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Iran says it may pull out of treaty

TEHRAN -- Iran's hard-line president said yesterday he is thinking about withdrawing from the nuclear nonproliferation treaty if the UN atomic agency tries to prevent his country from enriching uranium.

In a rare news conference with foreign journalists, President Mahmoud Ahmadinejad also predicted that the UN Security Council will not impose sanctions on Iran, which is facing a Friday deadline to halt enrichment because of suspicions it is trying to develop atomic weapons.

Ahmadinejad's government insists that the nonproliferation treaty gives Iran the right to enrich uranium for fueling civilian nuclear power plants, and he has given no ground in the international face-off.

The United States, Britain, and France maintain that Iran also wants enriched uranium for atomic bombs, which would violate its commitments under the treaty. Iran denies the charge, but Washington is pressing fellow members of the Security Council to impose economic sanctions.

Ahmadinejad said he was reconsidering Iran's adherence to the nonproliferation treaty, which is aimed at stopping the spread of atomic weapons while allowing peaceful uses of nuclear energy, and Iran's membership in the International Atomic Energy Agency, a UN watchdog body.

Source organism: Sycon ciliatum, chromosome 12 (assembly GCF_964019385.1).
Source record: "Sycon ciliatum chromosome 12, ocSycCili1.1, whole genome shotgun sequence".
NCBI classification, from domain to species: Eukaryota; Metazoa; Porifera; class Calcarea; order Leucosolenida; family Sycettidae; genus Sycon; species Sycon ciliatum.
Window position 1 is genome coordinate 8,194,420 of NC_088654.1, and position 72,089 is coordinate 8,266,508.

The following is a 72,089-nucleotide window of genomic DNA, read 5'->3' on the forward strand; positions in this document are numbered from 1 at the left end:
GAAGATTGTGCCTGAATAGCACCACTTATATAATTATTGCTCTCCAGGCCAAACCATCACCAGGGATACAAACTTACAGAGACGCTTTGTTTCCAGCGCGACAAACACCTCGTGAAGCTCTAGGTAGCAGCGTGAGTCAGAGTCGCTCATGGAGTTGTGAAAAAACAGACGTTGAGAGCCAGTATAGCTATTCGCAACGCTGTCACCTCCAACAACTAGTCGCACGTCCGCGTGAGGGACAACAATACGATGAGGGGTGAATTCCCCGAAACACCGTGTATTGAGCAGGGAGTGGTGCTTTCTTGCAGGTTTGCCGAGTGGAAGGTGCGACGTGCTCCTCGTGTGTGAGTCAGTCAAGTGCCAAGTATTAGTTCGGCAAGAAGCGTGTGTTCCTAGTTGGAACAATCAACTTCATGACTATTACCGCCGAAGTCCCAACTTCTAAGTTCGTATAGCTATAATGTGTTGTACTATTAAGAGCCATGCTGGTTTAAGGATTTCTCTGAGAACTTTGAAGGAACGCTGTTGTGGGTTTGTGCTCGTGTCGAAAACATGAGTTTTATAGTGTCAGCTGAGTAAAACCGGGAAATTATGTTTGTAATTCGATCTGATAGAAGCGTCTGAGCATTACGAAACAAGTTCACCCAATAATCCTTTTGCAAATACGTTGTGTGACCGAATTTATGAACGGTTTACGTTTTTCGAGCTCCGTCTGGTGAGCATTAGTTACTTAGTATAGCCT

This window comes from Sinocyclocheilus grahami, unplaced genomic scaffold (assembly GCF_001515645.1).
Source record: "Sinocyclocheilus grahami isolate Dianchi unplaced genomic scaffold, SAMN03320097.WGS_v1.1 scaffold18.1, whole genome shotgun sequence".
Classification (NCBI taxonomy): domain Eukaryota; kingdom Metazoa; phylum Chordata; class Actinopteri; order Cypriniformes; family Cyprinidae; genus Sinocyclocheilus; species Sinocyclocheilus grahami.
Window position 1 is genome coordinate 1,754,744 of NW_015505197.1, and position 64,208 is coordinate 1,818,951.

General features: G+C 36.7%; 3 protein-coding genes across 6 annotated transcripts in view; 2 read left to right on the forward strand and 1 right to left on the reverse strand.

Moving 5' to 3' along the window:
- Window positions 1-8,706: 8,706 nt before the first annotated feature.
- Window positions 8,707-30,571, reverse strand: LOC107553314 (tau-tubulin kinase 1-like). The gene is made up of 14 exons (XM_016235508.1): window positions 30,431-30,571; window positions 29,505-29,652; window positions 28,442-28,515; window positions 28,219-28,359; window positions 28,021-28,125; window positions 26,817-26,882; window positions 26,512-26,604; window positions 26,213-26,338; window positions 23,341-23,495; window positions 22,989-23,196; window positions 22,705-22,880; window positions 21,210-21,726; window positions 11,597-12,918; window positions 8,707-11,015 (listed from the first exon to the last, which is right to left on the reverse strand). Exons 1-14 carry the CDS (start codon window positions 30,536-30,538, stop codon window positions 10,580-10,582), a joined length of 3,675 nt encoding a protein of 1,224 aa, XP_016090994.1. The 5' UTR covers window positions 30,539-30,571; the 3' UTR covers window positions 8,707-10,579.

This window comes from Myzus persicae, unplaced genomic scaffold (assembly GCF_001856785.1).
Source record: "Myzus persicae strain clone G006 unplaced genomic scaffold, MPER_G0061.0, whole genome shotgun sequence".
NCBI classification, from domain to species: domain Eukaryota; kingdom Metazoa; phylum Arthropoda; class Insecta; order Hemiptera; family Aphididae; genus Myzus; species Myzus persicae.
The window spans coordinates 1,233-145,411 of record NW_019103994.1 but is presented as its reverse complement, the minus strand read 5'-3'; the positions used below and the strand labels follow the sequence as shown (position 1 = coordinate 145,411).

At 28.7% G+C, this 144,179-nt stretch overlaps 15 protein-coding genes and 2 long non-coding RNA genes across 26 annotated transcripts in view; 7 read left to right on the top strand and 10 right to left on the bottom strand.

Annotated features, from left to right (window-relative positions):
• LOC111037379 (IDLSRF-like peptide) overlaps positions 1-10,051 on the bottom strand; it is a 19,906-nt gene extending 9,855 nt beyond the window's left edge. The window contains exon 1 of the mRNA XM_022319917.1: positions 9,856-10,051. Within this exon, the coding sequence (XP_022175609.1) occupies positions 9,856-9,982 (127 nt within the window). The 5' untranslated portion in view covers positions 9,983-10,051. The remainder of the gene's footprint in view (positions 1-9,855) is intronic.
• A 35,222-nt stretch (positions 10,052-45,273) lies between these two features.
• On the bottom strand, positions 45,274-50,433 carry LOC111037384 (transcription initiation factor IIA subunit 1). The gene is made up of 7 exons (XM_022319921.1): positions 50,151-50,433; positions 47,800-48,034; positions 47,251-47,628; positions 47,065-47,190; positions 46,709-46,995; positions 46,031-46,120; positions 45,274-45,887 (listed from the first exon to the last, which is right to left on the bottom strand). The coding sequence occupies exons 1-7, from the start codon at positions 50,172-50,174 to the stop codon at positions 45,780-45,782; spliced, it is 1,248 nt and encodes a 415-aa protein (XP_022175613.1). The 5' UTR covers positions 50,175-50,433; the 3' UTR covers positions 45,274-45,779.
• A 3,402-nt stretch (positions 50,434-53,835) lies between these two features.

''What has more than 30 years of membership in the agency given us?" he said at the news conference.

''Working in the framework of the Nuclear Nonproliferation Treaty and the agency is our concrete policy," he added. But if ''they are violating our rights, or they don't want to accept [our rights], well, we will reconsider."

Suspicions about Iran's intentions have grown since it was discovered in 2002 that the Tehran regime had for two decades secretly operated large-scale nuclear activities that could be used in making weapons.

The IAEA says it has since found no direct evidence of an arms program, but it also says the Iranians have not been fully forthcoming in answering questions about their nuclear activities.

After repeated attempts to resolve the issue through negotiations, the IAEA reported Iran to the Security Council for noncompliance. The council then gave Iran until Friday to suspend uranium enrichment.

Iran deepened international concerns by announcing April 11 that it had for the first time enriched uranium with 164 centrifuges, a step toward large-scale production of nuclear fuel.

Ahmadinejad also returned yesterday to his sharp verbal assaults on Israel.

''We say that this fake regime cannot logically continue to live," he said.

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